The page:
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[greenyes] European Influence on US Environmental Laws




NY TIMES

European Environmental Rules Propel Change in U.S.

By OTTO POHL

BRUSSELS - When Darcy White of Raytown, Mo., chose to breast-feed her baby
daughter two years ago, she had never heard of brominated flame retardants.
But after randomly participating in a study, she learned that her breast
milk carried unusually high levels of the chemicals.

Since then, the Environmental Protection Agency has announced an agreement
with chemical manufacturers to phase out the worst of these toxic compounds,
which are present in a wide variety of consumer goods like furniture and
computer monitors, and Congress is considering legislation to make the ban
permanent.

But it was only after the chemicals had been banned here in Europe that
sufficient political pressure built for a phaseout in the United States.

That cycle was no accident. Globalization has often been condemned as
encouraging a race to the bottom as multinationals seek the cheapest and
least regulated place to do business. But increasingly, American
environmental and public health advocates see globalization as a way to
start a race to the top. They are taking their issues to the European Union,
hoping to use regulations there as a lever for regulations in the United
States.

"We are putting more resources into Europe than we otherwise would have
done," says Charlotte Brody, coordinator of Health Care Without Harm, a
Washington-based group attempting to reduce harmful substances in hospital
supplies. "We desperately need the E.U. to be raising the bar and show what
is possible."

Environmental groups, too, are working more closely with European lawmakers.

"We feel that Europe is a real opportuni ty," says Ned Helme, executive
director for the Center for Clean Air Policy in Washington. Once Europe
moves ahead on programs to curb the gases believed to cause global warming,
Mr. Helme believes, it will promote change in the United States. "We're
pushing where the opportunity for innovation is greatest," he said.

The regulations affect a broad range of American chemical, energy and
electronics companies, and industry groups say bureaucrats they did not
elect are wielding unprecedented power over them, based on insufficient
evidence of harm.

"The E.U. is going where no man has gone before," says James Lovegrove,
managing director of the European division of the American Electronics
Association, a United States industry lobby. "The moment the ink hits the
paper in Europe it becomes a global piece of legislation.''

The generally stricter European laws reflect a different philosophical
approach to regulation, says Dr. Indra Spiecker, a lawyer specialized in
comparative law and assistant professor for American law at the University
of Osnabrück in Germany. American lawmakers primarily look to cost-benefit
analysis, which holds that the benefit of imposing regulation should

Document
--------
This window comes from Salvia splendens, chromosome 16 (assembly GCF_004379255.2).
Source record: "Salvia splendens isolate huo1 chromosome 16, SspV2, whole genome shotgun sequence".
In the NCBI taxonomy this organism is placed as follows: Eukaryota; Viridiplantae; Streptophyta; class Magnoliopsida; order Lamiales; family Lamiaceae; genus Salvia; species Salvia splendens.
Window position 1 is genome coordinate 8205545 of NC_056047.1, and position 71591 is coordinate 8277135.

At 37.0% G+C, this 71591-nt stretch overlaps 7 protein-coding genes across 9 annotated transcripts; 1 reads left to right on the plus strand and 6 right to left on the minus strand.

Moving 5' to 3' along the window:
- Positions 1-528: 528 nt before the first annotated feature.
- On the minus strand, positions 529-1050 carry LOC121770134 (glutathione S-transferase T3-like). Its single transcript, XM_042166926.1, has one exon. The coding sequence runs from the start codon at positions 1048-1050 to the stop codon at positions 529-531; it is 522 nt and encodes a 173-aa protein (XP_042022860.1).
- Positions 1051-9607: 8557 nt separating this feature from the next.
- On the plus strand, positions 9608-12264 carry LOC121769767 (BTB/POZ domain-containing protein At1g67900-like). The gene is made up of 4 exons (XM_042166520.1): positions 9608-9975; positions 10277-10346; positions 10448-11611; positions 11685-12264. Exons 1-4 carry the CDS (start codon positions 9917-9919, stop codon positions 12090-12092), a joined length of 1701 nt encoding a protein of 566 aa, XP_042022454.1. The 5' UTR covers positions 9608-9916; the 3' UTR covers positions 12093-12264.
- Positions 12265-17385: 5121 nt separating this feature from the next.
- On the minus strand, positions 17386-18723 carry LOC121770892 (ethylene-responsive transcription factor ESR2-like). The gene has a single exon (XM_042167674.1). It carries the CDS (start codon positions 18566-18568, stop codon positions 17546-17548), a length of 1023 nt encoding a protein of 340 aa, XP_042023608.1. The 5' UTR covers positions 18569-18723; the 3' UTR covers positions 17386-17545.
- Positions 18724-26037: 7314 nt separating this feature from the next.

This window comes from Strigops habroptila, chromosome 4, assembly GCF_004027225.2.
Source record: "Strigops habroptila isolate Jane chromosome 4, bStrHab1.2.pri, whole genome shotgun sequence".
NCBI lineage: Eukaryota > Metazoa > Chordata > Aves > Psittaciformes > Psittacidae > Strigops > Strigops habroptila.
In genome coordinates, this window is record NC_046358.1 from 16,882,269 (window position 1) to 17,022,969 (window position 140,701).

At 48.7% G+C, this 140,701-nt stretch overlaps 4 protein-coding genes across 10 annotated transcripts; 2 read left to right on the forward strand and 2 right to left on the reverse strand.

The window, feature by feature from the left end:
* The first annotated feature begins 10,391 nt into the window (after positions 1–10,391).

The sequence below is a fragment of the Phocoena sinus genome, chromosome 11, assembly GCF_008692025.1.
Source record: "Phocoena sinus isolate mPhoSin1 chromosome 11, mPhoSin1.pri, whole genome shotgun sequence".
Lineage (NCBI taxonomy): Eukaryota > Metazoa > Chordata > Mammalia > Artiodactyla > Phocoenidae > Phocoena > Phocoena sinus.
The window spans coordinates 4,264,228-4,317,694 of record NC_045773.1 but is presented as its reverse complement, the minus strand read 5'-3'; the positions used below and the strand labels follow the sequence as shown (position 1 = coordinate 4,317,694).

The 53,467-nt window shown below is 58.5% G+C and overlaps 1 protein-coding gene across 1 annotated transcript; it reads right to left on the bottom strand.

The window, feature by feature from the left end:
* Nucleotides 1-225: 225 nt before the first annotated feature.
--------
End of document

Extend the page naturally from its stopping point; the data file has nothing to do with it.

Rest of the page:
outweigh its cost. European nations have more readily embraced what is
called the precautionary principle. Essentially, Europeans emphasize the
cost of inaction, while Americans tend to focus on the cost of action.

"Fifteen years ago consumer issues would start in the United States and
sweep over to Europe," says Ursula Schliessner, a product safety lawyer at
McKenna Long & Aldridge in Brussels. "Now when there are consumer issues in
the E.U. they trigger reactions in the United States."

"...
"...

"...

A co-author of the current legislation in Congress, Representative Diana
DeGette, Democrat of Colorado, also says the European action against the
substance was important to raise the issue in the United States. "The fact
that the E.U. is taking steps really helps give us an argument" to ban the
substances, she said.

European legislation can have an even more immediate impact in an area like
consumer electronics. Because of the global nature of the electronics
business, a multinational that redesigns its product to eliminate a
substance banned in the E.U. often finds it cheaper to sell that product
worldwide.

One such law that came into force last year limits or eliminates metals used
in electronics considered particularly noxious when they leach into the
environment.

The E.U. is now considering sweeping new regulation of its chemical industry
that has unleashed what analysts here say is the biggest lobbying effort in
Brussels ever mounted by American industry.

The new law, known as Reach, would place the burden of proof of safety on
the producers before its sale, rather than waiting for problems to spur
regulation later. It would force American chemical companies to comply with
the legislation in order to continue exporting to Europe - and raises the
fear of similar legislation in the United States.

The chemical industry points out that few if any of the unregulated
chemicals are causing obvious health crises and says the legislation is
overly bureaucratic and expensive. The American Chemical Council has
marshaled its members to alter or derail the legislation.

But American environmental groups are eagerly supporting the law. "This is
the place where the action is," says Tony Long, director of the World
Wildlife Fund European policy office. He sees the potential effects of Reach
broader than its technical jurisdiction. "This will have results around the
world," he says.

###
_________________________
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